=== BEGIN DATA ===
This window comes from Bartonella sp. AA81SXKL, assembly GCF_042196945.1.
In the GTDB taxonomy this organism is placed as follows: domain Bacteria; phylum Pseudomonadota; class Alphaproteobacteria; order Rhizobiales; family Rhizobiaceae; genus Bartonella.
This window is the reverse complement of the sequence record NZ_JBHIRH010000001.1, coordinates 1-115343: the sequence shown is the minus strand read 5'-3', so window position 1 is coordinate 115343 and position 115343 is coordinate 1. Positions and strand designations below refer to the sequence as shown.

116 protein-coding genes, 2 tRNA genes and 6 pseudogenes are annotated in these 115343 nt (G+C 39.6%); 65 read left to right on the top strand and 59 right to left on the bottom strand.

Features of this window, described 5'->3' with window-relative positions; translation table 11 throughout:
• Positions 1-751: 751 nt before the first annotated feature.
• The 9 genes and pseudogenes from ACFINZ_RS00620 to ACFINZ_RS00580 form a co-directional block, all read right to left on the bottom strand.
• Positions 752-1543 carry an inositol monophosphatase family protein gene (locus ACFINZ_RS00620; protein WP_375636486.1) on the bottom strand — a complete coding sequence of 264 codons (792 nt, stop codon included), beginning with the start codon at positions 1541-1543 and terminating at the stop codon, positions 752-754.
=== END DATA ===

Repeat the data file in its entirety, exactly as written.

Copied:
This window comes from Bartonella sp. AA81SXKL, assembly GCF_042196945.1.
In the GTDB taxonomy this organism is placed as follows: domain Bacteria; phylum Pseudomonadota; class Alphaproteobacteria; order Rhizobiales; family Rhizobiaceae; genus Bartonella.
This window is the reverse complement of the sequence record NZ_JBHIRH010000001.1, coordinates 1-115343: the sequence shown is the minus strand read 5'-3', so window position 1 is coordinate 115343 and position 115343 is coordinate 1. Positions and strand designations below refer to the sequence as shown.

116 protein-coding genes, 2 tRNA genes and 6 pseudogenes are annotated in these 115343 nt (G+C 39.6%); 65 read left to right on the top strand and 59 right to left on the bottom strand.

Features of this window, described 5'->3' with window-relative positions; translation table 11 throughout:
• Positions 1-751: 751 nt before the first annotated feature.
• The 9 genes and pseudogenes from ACFINZ_RS00620 to ACFINZ_RS00580 form a co-directional block, all read right to left on the bottom strand.
• Positions 752-1543 carry an inositol monophosphatase family protein gene (locus ACFINZ_RS00620; protein WP_375636486.1) on the bottom strand — a complete coding sequence of 264 codons (792 nt, stop codon included), beginning with the start codon at positions 1541-1543 and terminating at the stop codon, positions 752-754.